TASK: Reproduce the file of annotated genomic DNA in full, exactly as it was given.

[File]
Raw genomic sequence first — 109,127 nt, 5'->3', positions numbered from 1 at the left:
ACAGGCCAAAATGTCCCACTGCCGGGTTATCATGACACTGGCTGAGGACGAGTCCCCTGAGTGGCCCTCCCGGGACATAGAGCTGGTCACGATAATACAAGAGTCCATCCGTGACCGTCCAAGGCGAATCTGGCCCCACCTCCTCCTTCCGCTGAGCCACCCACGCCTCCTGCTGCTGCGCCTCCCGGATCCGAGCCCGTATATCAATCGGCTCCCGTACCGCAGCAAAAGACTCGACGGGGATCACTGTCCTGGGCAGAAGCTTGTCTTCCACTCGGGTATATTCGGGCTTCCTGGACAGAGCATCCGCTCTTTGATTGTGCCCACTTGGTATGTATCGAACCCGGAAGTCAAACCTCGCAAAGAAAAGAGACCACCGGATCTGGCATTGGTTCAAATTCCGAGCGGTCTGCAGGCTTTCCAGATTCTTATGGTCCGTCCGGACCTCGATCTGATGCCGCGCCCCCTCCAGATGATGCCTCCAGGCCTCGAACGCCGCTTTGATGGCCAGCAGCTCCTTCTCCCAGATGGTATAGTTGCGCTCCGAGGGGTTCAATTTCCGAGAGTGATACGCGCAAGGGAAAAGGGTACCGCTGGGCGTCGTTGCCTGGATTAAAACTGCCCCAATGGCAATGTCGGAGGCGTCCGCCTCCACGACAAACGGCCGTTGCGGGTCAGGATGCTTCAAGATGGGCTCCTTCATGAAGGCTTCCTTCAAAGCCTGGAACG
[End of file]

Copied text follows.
Raw genomic sequence first — 109,127 nt, 5'->3', positions numbered from 1 at the left:
ACAGGCCAAAATGTCCCACTGCCGGGTTATCATGACACTGGCTGAGGACGAGTCCCCTGAGTGGCCCTCCCGGGACATAGAGCTGGTCACGATAATACAAGAGTCCATCCGTGACCGTCCAAGGCGAATCTGGCCCCACCTCCTCCTTCCGCTGAGCCACCCACGCCTCCTGCTGCTGCGCCTCCCGGATCCGAGCCCGTATATCAATCGGCTCCCGTACCGCAGCAAAAGACTCGACGGGGATCACTGTCCTGGGCAGAAGCTTGTCTTCCACTCGGGTATATTCGGGCTTCCTGGACAGAGCATCCGCTCTTTGATTGTGCCCACTTGGTATGTATCGAACCCGGAAGTCAAACCTCGCAAAGAAAAGAGACCACCGGATCTGGCATTGGTTCAAATTCCGAGCGGTCTGCAGGCTTTCCAGATTCTTATGGTCCGTCCGGACCTCGATCTGATGCCGCGCCCCCTCCAGATGATGCCTCCAGGCCTCGAACGCCGCTTTGATGGCCAGCAGCTCCTTCTCCCAGATGGTATAGTTGCGCTCCGAGGGGTTCAATTTCCGAGAGTGATACGCGCAAGGGAAAAGGGTACCGCTGGGCGTCGTTGCCTGGATTAAAACTGCCCCAATGGCAATGTCGGAGGCGTCCGCCTCCACGACAAACGGCCGTTGCGGGTCAGGATGCTTCAAGATGGGCTCCTTCATGAAGGCTTCCTTCAAAGCCTGGAACG